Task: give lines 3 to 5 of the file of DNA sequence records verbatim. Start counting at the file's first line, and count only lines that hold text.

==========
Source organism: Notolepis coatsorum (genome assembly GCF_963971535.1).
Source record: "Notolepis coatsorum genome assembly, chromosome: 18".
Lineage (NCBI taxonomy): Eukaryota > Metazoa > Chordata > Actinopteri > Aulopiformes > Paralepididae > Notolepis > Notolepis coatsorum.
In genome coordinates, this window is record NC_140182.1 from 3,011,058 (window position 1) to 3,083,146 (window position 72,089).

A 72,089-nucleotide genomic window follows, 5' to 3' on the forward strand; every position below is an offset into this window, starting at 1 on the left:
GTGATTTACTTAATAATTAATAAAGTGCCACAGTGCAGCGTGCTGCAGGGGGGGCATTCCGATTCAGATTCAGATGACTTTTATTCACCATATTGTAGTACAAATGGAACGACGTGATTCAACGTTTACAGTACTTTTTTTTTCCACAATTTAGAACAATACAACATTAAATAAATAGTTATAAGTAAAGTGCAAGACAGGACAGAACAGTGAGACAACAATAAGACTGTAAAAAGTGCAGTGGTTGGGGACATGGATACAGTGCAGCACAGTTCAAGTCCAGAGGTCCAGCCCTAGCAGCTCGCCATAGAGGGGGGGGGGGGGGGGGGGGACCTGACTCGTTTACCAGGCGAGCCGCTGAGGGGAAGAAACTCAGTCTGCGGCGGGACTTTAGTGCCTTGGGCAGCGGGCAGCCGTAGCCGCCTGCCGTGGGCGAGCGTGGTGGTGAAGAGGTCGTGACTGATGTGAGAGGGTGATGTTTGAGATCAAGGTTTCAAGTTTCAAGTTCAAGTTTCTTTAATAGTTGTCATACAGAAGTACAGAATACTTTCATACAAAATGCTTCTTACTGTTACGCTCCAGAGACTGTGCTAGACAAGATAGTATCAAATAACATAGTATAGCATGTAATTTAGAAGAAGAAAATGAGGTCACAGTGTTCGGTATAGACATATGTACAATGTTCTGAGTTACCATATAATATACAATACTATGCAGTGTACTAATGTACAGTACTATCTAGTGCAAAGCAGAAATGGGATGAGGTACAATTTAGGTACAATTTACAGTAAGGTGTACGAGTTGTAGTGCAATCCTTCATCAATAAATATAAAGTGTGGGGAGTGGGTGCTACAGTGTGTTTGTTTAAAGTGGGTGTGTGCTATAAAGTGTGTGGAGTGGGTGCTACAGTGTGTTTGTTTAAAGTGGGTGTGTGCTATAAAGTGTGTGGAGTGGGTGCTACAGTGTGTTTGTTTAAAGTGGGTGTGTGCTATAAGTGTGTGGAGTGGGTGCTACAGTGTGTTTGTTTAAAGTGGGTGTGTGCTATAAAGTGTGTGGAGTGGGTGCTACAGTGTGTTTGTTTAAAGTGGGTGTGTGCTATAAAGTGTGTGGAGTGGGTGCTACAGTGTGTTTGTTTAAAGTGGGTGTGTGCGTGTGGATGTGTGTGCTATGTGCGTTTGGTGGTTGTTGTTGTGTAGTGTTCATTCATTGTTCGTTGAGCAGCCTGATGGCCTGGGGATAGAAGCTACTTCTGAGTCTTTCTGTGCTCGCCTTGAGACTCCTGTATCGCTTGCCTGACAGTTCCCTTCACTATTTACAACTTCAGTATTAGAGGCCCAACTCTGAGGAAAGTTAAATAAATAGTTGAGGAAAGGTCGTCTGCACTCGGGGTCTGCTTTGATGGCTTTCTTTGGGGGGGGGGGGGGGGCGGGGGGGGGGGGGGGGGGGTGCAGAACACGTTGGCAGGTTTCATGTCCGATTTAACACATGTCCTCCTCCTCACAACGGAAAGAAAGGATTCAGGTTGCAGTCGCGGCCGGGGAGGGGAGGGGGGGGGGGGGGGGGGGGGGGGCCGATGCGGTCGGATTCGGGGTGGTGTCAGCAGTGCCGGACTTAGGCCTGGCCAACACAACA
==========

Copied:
Lineage (NCBI taxonomy): Eukaryota > Metazoa > Chordata > Actinopteri > Aulopiformes > Paralepididae > Notolepis > Notolepis coatsorum.
In genome coordinates, this window is record NC_140182.1 from 3,011,058 (window position 1) to 3,083,146 (window position 72,089).

A 72,089-nucleotide genomic window follows, 5' to 3' on the forward strand; every position below is an offset into this window, starting at 1 on the left: